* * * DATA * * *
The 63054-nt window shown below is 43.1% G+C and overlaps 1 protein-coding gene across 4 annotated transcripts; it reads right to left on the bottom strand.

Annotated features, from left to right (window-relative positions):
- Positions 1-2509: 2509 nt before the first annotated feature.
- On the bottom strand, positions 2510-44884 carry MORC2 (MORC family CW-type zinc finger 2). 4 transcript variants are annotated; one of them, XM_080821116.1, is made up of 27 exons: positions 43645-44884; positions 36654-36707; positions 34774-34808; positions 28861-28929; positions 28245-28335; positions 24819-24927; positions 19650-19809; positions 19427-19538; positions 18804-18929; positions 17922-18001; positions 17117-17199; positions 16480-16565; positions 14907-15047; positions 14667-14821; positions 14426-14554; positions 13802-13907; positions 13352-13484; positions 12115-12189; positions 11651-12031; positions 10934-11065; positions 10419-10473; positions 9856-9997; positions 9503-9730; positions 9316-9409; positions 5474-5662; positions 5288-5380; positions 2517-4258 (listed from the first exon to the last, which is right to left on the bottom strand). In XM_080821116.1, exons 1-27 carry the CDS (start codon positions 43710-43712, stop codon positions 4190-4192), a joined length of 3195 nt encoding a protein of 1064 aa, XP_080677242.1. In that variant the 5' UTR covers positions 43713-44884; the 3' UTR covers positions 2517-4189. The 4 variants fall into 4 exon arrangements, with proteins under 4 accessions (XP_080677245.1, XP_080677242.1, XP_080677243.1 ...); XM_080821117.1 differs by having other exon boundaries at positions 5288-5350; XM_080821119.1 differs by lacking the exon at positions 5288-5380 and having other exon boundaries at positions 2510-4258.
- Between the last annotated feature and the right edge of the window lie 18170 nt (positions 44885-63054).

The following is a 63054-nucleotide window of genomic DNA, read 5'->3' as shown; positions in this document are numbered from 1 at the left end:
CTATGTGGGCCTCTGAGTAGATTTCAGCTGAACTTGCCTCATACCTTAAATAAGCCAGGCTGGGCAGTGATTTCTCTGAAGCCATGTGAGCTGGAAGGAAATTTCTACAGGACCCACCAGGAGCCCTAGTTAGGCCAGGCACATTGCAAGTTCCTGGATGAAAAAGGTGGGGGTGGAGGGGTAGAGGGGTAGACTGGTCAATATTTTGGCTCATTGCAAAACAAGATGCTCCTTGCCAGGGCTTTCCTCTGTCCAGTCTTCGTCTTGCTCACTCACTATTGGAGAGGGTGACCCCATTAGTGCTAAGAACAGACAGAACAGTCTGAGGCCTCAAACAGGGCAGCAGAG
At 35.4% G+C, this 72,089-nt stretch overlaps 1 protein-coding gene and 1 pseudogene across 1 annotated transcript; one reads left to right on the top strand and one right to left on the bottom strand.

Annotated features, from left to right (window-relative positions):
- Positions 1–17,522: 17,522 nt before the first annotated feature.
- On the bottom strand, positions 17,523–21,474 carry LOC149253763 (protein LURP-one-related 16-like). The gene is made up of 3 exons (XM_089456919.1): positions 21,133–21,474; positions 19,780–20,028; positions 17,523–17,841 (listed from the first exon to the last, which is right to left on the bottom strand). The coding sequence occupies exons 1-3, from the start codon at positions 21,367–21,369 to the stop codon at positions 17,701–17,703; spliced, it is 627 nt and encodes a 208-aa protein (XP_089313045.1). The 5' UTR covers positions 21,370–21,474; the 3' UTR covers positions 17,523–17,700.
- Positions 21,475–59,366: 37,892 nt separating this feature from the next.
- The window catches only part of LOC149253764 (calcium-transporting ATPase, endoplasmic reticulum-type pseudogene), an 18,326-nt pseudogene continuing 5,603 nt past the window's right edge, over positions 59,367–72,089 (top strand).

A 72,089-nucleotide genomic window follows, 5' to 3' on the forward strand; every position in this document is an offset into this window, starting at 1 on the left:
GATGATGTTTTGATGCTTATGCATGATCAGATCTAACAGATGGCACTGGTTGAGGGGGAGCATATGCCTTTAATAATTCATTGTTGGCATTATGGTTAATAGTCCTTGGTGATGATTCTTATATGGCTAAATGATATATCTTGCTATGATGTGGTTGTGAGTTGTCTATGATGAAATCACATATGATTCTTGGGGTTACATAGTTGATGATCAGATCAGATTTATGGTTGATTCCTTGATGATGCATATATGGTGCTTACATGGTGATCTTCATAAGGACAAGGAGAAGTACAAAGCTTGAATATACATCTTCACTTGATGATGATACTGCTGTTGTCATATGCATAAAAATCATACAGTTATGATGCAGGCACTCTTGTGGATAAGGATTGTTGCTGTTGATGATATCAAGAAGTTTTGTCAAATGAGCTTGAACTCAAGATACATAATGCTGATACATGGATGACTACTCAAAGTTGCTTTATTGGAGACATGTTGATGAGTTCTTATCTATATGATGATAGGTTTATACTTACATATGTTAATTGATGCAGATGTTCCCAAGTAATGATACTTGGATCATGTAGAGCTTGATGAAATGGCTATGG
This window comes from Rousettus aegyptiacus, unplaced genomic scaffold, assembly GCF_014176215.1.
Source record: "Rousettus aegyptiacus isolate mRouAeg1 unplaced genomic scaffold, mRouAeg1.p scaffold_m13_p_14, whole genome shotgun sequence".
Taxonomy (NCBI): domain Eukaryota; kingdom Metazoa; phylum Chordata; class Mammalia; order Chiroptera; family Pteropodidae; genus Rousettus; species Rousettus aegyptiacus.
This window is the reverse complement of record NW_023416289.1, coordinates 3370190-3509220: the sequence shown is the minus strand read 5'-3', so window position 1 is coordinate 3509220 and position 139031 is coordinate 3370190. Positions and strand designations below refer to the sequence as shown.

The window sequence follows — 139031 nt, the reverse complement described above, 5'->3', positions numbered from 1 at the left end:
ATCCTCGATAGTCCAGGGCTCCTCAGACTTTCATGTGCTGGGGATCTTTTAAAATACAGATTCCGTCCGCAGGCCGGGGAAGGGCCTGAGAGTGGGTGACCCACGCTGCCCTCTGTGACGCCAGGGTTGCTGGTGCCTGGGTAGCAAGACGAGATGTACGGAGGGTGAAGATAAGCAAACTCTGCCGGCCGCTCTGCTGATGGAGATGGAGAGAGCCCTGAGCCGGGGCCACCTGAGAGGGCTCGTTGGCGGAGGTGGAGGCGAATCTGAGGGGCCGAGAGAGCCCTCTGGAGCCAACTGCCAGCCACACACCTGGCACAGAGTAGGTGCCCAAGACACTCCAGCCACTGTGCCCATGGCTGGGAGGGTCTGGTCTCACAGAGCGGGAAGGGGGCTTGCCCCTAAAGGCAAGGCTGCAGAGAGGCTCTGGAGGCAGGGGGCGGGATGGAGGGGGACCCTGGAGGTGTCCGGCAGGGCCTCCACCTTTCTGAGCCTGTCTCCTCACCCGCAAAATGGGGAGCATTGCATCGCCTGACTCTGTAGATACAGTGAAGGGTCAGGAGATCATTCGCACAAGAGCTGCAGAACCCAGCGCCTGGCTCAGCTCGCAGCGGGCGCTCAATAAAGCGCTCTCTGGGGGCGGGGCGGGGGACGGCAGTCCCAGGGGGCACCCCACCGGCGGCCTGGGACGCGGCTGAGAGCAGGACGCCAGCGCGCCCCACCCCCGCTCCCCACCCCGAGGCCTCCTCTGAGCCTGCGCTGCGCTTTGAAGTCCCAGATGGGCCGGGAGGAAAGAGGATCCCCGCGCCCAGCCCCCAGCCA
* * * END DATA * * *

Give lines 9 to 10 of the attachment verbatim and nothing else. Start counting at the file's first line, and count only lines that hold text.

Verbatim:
Annotated features, from left to right (window-relative positions):
- Positions 1–17,522: 17,522 nt before the first annotated feature.